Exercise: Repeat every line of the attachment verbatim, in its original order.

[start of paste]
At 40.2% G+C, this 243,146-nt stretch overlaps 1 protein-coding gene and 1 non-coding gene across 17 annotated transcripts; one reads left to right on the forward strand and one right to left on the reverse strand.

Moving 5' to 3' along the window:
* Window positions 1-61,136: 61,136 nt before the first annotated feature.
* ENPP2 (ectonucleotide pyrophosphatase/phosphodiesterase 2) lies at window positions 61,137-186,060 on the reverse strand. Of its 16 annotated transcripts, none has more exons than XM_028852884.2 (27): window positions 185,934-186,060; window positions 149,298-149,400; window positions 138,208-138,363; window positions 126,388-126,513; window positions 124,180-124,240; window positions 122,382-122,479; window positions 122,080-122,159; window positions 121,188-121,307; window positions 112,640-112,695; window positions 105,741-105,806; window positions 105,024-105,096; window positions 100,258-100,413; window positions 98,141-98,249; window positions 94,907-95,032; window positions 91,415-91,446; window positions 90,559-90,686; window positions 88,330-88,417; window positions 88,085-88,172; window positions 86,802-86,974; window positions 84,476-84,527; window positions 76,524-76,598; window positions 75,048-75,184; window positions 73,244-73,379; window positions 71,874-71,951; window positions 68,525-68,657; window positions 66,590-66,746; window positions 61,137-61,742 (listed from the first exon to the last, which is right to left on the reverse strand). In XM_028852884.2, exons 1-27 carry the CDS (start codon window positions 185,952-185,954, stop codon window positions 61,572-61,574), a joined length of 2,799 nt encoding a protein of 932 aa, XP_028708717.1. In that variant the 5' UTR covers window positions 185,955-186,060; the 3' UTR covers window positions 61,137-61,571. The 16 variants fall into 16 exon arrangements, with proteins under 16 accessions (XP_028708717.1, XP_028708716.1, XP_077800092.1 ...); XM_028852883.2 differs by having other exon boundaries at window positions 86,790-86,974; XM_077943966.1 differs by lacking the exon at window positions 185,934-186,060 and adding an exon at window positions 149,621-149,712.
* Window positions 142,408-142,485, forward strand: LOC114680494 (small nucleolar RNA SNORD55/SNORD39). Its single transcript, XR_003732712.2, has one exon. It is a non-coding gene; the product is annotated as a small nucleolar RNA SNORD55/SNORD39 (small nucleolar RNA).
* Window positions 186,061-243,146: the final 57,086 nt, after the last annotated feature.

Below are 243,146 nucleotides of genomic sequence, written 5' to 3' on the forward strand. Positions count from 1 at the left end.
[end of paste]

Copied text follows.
At 40.2% G+C, this 243,146-nt stretch overlaps 1 protein-coding gene and 1 non-coding gene across 17 annotated transcripts; one reads left to right on the forward strand and one right to left on the reverse strand.

Moving 5' to 3' along the window:
* Window positions 1-61,136: 61,136 nt before the first annotated feature.
* ENPP2 (ectonucleotide pyrophosphatase/phosphodiesterase 2) lies at window positions 61,137-186,060 on the reverse strand. Of its 16 annotated transcripts, none has more exons than XM_028852884.2 (27): window positions 185,934-186,060; window positions 149,298-149,400; window positions 138,208-138,363; window positions 126,388-126,513; window positions 124,180-124,240; window positions 122,382-122,479; window positions 122,080-122,159; window positions 121,188-121,307; window positions 112,640-112,695; window positions 105,741-105,806; window positions 105,024-105,096; window positions 100,258-100,413; window positions 98,141-98,249; window positions 94,907-95,032; window positions 91,415-91,446; window positions 90,559-90,686; window positions 88,330-88,417; window positions 88,085-88,172; window positions 86,802-86,974; window positions 84,476-84,527; window positions 76,524-76,598; window positions 75,048-75,184; window positions 73,244-73,379; window positions 71,874-71,951; window positions 68,525-68,657; window positions 66,590-66,746; window positions 61,137-61,742 (listed from the first exon to the last, which is right to left on the reverse strand). In XM_028852884.2, exons 1-27 carry the CDS (start codon window positions 185,952-185,954, stop codon window positions 61,572-61,574), a joined length of 2,799 nt encoding a protein of 932 aa, XP_028708717.1. In that variant the 5' UTR covers window positions 185,955-186,060; the 3' UTR covers window positions 61,137-61,571. The 16 variants fall into 16 exon arrangements, with proteins under 16 accessions (XP_028708717.1, XP_028708716.1, XP_077800092.1 ...); XM_028852883.2 differs by having other exon boundaries at window positions 86,790-86,974; XM_077943966.1 differs by lacking the exon at window positions 185,934-186,060 and adding an exon at window positions 149,621-149,712.
* Window positions 142,408-142,485, forward strand: LOC114680494 (small nucleolar RNA SNORD55/SNORD39). Its single transcript, XR_003732712.2, has one exon. It is a non-coding gene; the product is annotated as a small nucleolar RNA SNORD55/SNORD39 (small nucleolar RNA).
* Window positions 186,061-243,146: the final 57,086 nt, after the last annotated feature.

Below are 243,146 nucleotides of genomic sequence, written 5' to 3' on the forward strand. Positions count from 1 at the left end.